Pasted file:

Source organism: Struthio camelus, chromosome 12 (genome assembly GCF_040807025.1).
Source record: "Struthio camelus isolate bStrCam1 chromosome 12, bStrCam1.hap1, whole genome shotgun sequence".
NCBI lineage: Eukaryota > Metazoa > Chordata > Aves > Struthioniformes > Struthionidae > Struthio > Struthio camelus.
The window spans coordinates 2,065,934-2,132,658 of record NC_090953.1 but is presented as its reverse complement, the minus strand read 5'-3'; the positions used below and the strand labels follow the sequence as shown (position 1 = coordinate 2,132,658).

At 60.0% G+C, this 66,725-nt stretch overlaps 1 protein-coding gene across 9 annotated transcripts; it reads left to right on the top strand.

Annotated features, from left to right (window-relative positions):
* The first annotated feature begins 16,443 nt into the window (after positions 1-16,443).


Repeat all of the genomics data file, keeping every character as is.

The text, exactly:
Source organism: Struthio camelus, chromosome 12 (genome assembly GCF_040807025.1).
Source record: "Struthio camelus isolate bStrCam1 chromosome 12, bStrCam1.hap1, whole genome shotgun sequence".
NCBI lineage: Eukaryota > Metazoa > Chordata > Aves > Struthioniformes > Struthionidae > Struthio > Struthio camelus.
The window spans coordinates 2,065,934-2,132,658 of record NC_090953.1 but is presented as its reverse complement, the minus strand read 5'-3'; the positions used below and the strand labels follow the sequence as shown (position 1 = coordinate 2,132,658).

At 60.0% G+C, this 66,725-nt stretch overlaps 1 protein-coding gene across 9 annotated transcripts; it reads left to right on the top strand.

Annotated features, from left to right (window-relative positions):
* The first annotated feature begins 16,443 nt into the window (after positions 1-16,443).